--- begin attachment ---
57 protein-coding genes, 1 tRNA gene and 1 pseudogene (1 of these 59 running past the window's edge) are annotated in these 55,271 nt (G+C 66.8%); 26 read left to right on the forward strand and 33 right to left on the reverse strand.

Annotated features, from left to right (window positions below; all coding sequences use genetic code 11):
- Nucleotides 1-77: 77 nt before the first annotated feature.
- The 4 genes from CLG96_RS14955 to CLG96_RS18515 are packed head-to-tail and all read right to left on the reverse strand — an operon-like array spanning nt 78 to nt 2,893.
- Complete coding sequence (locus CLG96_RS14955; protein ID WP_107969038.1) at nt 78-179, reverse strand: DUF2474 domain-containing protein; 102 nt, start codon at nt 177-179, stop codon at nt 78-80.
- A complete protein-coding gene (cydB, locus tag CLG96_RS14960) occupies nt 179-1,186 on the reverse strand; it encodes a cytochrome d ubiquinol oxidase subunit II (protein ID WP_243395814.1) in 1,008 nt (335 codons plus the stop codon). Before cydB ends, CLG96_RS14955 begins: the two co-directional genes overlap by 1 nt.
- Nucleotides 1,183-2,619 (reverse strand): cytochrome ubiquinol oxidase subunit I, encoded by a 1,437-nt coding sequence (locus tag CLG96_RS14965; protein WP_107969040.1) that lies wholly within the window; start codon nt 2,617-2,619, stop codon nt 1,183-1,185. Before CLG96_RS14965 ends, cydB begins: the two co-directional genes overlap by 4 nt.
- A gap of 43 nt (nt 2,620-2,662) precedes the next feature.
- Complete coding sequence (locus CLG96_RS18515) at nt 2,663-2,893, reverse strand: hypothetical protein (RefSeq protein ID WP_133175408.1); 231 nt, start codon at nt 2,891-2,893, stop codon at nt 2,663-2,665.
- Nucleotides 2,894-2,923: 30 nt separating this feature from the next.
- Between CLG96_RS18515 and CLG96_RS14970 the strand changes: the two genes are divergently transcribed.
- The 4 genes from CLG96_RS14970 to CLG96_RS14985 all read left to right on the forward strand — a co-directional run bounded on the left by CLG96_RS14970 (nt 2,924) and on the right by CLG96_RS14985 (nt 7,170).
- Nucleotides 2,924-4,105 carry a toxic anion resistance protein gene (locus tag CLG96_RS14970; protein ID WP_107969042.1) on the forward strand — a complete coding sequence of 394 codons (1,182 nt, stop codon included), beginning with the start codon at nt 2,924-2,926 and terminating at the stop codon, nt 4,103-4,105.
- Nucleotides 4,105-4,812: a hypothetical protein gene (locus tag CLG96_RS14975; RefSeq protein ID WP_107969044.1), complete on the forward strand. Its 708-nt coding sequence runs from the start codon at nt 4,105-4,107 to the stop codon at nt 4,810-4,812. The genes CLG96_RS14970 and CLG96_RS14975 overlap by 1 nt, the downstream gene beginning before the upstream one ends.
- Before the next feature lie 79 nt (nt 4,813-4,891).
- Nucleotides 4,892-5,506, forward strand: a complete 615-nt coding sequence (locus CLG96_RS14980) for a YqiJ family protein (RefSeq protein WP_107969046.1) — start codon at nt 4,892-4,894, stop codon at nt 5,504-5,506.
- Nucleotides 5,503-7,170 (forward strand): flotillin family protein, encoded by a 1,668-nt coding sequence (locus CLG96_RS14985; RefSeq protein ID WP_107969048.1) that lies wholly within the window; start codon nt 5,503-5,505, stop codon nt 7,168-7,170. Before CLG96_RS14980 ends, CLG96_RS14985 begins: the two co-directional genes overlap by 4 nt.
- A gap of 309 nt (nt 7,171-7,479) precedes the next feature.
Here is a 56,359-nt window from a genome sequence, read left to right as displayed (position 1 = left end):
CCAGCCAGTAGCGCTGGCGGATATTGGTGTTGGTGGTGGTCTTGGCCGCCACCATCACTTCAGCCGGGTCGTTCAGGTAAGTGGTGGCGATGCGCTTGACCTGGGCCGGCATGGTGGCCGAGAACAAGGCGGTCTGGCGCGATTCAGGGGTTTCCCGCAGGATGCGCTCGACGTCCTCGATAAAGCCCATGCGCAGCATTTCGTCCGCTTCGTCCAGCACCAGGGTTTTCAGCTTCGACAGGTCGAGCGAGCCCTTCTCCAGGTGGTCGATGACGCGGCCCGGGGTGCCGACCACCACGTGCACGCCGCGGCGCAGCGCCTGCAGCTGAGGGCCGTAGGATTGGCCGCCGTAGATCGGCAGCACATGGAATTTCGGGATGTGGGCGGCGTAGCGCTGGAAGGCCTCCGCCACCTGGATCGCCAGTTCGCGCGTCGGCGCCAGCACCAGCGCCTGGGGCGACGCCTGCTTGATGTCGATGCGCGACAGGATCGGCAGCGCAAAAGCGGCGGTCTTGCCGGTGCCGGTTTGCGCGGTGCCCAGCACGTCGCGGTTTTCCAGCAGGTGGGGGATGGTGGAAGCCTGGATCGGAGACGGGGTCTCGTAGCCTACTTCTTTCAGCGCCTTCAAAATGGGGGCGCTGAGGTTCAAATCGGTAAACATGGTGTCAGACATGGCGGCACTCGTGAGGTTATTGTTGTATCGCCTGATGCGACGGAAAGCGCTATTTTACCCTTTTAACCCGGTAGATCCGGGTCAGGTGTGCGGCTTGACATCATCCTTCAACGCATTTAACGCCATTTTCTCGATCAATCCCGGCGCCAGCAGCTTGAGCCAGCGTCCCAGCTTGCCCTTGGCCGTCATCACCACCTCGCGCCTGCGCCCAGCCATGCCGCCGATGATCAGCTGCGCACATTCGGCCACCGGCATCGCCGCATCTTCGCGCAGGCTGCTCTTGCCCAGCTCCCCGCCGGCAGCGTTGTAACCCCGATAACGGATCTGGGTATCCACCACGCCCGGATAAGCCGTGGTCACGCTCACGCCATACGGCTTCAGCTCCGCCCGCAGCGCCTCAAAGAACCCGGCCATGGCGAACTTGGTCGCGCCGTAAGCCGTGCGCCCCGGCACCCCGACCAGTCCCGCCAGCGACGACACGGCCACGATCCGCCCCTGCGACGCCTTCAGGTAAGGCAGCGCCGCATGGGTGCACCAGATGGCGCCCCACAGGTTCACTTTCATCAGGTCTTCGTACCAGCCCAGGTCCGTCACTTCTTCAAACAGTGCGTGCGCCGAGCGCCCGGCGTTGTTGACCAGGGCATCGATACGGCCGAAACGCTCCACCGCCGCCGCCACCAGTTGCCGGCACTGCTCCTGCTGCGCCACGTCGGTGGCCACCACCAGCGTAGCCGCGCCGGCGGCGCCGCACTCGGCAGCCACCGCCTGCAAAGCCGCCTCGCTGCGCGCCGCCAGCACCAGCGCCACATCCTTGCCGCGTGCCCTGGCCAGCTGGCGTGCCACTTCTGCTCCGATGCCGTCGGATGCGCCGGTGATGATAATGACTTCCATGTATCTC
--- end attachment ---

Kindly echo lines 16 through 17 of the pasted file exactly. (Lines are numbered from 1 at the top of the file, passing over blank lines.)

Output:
- Nucleotides 4,892-5,506, forward strand: a complete 615-nt coding sequence (locus CLG96_RS14980) for a YqiJ family protein (RefSeq protein WP_107969046.1) — start codon at nt 4,892-4,894, stop codon at nt 5,504-5,506.
- Nucleotides 5,503-7,170 (forward strand): flotillin family protein, encoded by a 1,668-nt coding sequence (locus CLG96_RS14985; RefSeq protein ID WP_107969048.1) that lies wholly within the window; start codon nt 5,503-5,505, stop codon nt 7,168-7,170. Before CLG96_RS14980 ends, CLG96_RS14985 begins: the two co-directional genes overlap by 4 nt.